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Friday, June 9, 2017

I Deserve Better Therefore…

The modern definition of the word “deserve” means to do something or have or show qualities worthy of reward (or punishment).

I’m not a big fan of the word “deserve,” in fact, I almost hate it, it kinda pisses me off, and I wish we would limit its usage along with the overused words "awesome," "amazing," and "like" (opinionated much, Josh? :) )

When one “deserves” for doing something good (deserving for doing something bad is another story), often it comes with expectations: “I got good grades, so I deserve…,” “I cleaned the whole house, so I deserve…,” "I was the top salesperson, so I deserve…"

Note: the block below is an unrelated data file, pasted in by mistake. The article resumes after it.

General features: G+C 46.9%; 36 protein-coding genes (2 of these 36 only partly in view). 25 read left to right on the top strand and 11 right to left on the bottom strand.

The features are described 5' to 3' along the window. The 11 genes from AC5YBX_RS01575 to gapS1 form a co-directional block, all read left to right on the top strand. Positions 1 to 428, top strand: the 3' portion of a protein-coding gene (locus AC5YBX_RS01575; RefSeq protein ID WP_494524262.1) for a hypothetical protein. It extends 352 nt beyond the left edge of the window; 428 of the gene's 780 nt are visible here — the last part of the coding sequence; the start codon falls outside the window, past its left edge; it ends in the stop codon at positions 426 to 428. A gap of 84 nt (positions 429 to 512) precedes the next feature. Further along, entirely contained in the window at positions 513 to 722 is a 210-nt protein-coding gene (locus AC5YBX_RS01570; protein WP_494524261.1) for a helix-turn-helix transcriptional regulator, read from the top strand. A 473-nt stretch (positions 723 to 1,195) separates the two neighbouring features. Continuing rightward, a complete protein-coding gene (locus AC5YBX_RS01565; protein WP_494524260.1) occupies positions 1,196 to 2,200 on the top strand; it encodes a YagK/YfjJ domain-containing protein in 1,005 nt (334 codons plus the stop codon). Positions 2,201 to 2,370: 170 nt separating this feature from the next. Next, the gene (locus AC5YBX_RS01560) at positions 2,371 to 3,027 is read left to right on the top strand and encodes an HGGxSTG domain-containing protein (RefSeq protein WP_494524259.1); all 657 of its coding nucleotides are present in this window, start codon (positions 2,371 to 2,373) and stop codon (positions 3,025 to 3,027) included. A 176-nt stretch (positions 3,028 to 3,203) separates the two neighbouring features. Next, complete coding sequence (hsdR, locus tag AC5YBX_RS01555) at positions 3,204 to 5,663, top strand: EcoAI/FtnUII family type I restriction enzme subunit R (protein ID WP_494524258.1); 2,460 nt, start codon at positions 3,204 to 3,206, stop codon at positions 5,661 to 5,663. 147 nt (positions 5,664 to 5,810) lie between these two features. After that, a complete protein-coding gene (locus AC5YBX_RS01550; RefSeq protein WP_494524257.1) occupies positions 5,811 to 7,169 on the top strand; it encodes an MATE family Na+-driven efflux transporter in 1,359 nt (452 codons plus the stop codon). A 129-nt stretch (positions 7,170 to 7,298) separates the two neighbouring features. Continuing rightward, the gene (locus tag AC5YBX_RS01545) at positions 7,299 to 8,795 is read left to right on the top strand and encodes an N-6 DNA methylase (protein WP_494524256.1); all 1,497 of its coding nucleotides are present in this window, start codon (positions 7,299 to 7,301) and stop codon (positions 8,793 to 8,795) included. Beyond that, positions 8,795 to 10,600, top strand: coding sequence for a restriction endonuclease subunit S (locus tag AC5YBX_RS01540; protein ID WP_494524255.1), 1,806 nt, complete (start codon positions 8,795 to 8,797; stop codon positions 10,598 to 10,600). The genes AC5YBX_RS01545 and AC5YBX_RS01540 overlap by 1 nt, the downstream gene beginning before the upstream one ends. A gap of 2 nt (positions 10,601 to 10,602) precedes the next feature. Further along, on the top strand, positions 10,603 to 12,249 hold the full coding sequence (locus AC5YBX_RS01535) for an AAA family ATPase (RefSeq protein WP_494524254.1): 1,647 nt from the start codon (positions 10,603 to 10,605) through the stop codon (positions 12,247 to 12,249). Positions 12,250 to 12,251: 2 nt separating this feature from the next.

Except unbridled expectations are the seeds of pain and disappointment.

So where am I going with this???

Let’s get back to that word “deserve.” I gave you the modern definition but the word is derived from a middle English word that was derived from the Old French deservir, which was previously derived from the Latin deservire, which means to “serve well or zealously.”

Oh snap… I like that—a lot! So when you deserve you should be “serving well or zealously” … without expectation. There is no mention of worthiness of reward or punishment or anything else. It seems like we should be serving others without expectation anyway. If we serve and something is agreed upon in advance—a barter, a sale, a piece of recognition; then cool.

But if we serve and expect reward without clear definitions or when the gift of service is or should be the reward… then all we deserve is the disappointment we receive.

So… I'mma deservire-ing instead deserving when the situation warrants (which is probably pretty damn often).